Maciel admitted that his profit from the scheme came in the form of illegal kickbacks paid to him for every person whose Medicare billing and personal information his co-conspirators successfully used to bill Medicare for power wheelchairs or other items of DME. According to court documents, once his co-conspirators successfully billed Medicare, Maciel delivered the power wheelchairs and other DME to the people whom he recruited. During these deliveries, Maciel observed that the people could walk, and that they did not have a legitimate need for the wheelchairs and other DME.
As a result of their conduct, Ayodele and Maciel admitted that they and the owners and operators of Bonfee, Lutemi Medical Supplies, and other fraudulent DME companies submitted and caused to be submitted over $10,132,178 in false and fraudulent claims to Medicare. Ayodele and Maciel admitted that Medicare paid Bonfee and the other DME supply companies over $5,388,754 on these false and fraudulent claims.
Two of Ayodele and Maciel’s co-defendants, Charles Agbu, a former pastor who owned Bonfee, and Dr. Juan Van Putten, have pleaded guilty to Medicare fraud charges and are scheduled for sentencing on Aug. 15, 2013, and Sept. 26, 2013, respectively. Ayodele and Maciel’s other co-defendants, Obiageli Agbu and Candalaria Estrada, are scheduled for trial on July 9, 2013.
The owner of Lutemi, Olufunke Fadojutimi, a registered nurse, was arrested on May 14, 2013, on Medicare fraud charges. Fadojutimi is scheduled for trial on Oct. 22, 2013. Defendants are presumed innocent unless proven guilty in court.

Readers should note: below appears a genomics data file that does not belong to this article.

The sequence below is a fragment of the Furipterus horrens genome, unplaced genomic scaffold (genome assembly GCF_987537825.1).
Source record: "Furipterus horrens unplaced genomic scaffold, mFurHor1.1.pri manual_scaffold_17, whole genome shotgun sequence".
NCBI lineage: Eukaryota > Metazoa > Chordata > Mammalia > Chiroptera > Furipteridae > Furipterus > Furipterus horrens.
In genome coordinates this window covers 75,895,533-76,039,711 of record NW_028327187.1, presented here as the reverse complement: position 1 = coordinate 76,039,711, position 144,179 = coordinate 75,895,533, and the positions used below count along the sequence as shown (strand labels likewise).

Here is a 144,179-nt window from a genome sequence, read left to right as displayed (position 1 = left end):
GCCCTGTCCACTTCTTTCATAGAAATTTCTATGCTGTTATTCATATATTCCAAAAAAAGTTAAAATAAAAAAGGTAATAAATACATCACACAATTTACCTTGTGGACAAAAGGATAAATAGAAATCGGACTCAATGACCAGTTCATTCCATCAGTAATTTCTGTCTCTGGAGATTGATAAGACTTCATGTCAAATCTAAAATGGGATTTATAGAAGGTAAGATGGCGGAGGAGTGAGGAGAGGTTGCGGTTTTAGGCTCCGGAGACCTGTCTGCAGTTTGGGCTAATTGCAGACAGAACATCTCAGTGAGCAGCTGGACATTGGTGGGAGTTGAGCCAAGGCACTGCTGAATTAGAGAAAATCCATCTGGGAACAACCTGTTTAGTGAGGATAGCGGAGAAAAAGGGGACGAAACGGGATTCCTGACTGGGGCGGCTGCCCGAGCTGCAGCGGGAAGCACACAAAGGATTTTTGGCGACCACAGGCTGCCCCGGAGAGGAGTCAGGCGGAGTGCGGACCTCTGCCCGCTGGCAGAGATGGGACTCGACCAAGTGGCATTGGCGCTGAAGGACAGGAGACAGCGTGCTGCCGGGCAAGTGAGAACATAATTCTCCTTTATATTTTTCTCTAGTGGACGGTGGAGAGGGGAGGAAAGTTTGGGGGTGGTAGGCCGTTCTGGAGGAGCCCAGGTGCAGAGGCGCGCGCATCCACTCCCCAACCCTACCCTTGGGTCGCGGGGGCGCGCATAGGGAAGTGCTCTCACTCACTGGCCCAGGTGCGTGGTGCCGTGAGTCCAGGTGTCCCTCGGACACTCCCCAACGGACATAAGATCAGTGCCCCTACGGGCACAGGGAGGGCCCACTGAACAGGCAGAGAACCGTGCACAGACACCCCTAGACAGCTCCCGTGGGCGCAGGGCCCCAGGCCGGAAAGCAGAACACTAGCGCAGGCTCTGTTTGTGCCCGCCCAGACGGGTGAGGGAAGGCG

At sentencing, scheduled for Sept. 30, 2013, Ayodele and Maciel each face a maximum penalty of 10 years in prison and a $250,000 fine.
The case is being prosecuted by Trial Attorneys Jonathan T. Baum, Alexander Porter, William Kanellis and Blanca Quintero of the Criminal Division’s Fraud Section. The case is being investigated by the FBI, HHS-OIG and the California Department of Justice.
The case was brought as part of the Medicare Fraud Strike Force, supervised by the Criminal Division’s Fraud Section and the U.S. Attorney’s Office for the Central District of California. The Medicare Fraud Strike Force operations are part of the Health Care Fraud Prevention & Enforcement Action Team (HEAT), a joint initiative announced in May 2009 between the Department of Justice and HHS to focus their efforts to prevent and deter fraud and enforce current anti-fraud laws around the country.
Since its inception in March 2007, the Medicare Fraud Strike Force, now operating in nine cities across the country, has charged more than 1,500 defendants who have collectively billed the Medicare program for more than $5 billion. In addition, HHS’s Centers for Medicare & Medicaid Services, working in conjunction with HHS-OIG, is taking steps to increase accountability and decrease the presence of fraudulent providers.
To learn more about the Health Care Fraud Prevention and Enforcement Action Team (HEAT), go to: www.stopmedicarefraud.gov.